The tradition of Welsh folk dancing was almost wiped out a hundred years ago following years of disapproval by the Nonconformist faith. Today it enjoys a popular following once again, with over 20 groups nationwide and many youngsters enthusiastically taking up what nearly became a forgotten art.
Folk Dancing in Wales
Once, folk dancing was common throughout Wales. 'Common folk' gathered for open-air events and festivals, whilst the upper classes danced at balls and parties. Country dancing, performed outdoors during the warm summer months, was one of the highlights of seasonal festivities, providing a rare opportunity to escape daily routines and join in communal celebration.
Increasing influence by Nonconformists in the 19th century caused attitudes towards traditional folk customs, including dance, to alter. Although not entirely responsible for the decline of Welsh folk dancing it certainly played a major role. Othere factors were the decline of rural life during the Industrial Revolution and the advent of railway travel offering exciting new leisure activities further afield.
Emerging in Wales during the 1730s, Nonconformity gradually persuaded its followers to lead a more religious way of life, committed to the Christian message. Activities such as dancing, particularly mixed dancing involving close contact, were considered frivolous and corrupt and were condemned by nonconformist ministers. Small wonder, therefore, that dancing topped a list of twelve sins compiled by Rhys Prydderch in Gemmeu Doethineb [Gems of Wisdom] (1714), ahead of other 'depravities' including marrying children.
As a result of almost 200 years of constant Nonconformist disapproval, by the 20th century folk dancing had almost vanished in Wales. Gone were the traditional fairs and festivals, and in a changing society focused on industrial expansion the rural traditions of Wales and England were slowly being lost.
Folk Dancing almost gone for good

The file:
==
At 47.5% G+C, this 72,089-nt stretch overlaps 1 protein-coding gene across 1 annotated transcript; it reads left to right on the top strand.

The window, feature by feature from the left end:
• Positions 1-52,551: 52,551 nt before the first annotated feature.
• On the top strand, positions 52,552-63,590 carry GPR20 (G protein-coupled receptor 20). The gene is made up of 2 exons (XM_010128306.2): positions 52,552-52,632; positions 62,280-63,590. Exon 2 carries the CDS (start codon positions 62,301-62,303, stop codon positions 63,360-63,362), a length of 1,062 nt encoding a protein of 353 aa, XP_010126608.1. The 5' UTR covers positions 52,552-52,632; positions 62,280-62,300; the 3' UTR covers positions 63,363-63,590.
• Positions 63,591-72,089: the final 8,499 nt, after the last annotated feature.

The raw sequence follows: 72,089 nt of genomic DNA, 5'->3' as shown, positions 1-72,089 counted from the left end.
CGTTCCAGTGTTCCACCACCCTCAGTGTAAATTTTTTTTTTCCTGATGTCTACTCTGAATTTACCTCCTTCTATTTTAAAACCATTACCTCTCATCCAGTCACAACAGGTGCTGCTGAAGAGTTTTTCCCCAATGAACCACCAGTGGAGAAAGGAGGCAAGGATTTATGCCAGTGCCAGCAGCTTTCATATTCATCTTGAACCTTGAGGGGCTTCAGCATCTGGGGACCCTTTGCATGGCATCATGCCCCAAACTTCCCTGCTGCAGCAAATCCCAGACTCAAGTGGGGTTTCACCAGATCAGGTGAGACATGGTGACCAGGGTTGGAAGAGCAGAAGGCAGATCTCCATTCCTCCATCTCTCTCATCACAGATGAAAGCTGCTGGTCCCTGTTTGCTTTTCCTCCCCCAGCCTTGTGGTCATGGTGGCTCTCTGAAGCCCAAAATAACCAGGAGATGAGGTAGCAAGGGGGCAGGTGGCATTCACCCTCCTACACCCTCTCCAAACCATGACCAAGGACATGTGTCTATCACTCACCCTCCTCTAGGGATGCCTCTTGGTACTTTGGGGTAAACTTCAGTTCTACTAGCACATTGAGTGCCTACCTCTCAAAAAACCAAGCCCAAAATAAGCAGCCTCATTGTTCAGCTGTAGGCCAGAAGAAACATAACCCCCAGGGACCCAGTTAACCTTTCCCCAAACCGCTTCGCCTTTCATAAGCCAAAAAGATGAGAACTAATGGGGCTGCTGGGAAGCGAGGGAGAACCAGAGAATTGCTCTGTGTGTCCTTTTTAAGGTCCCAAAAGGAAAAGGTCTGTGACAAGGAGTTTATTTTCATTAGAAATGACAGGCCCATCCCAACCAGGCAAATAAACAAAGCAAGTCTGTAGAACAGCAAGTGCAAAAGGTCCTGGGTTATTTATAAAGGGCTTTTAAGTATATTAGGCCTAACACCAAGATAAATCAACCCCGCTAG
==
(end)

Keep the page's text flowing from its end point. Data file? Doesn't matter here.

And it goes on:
Realising that folk dances were about to disappear without trace, Cecil Sharp (founder of the English Folk Dance Society in 1911), urgently began writing down the movements of dances still remembered and passed from one generation to another.
In Wales, Lois Blake, an Englishwoman who moved to Denbighshire in the 1930s did the same, and almost single-handedly rescued the remaining fragments of a once common Welsh tradition. Many instructive pamphlets were produced containing dance steps and music, allowing long-forgotten dances, such as Lord of Caernarvon's Jig of 1652, the Llangadfan set of 1790 and the Llanover Reel, popular at Llanover Court until the late 19th century, to be at last unearthed and reprinted.
Folk Dancing Revival
Soon a new enthusiasm, strengthened by the introduction of folk dance onto the National Eisteddfod stage, and the local Twmpaths (barn dances) of the 1960s and 70s, secured a firm foundation for the future of Welsh folk dancing.
Since the Welsh Folk Dancing Society was established in 1949, folk dancing has enjoyed tremendous success both at home and abroad. Regular workshops, lectures and courses arranged by the society are always well attended, while dance events at the Eisteddfod continue to attract large audiences. Considering its unsettled past, Welsh folk dancing now seems to have a strong and promising future.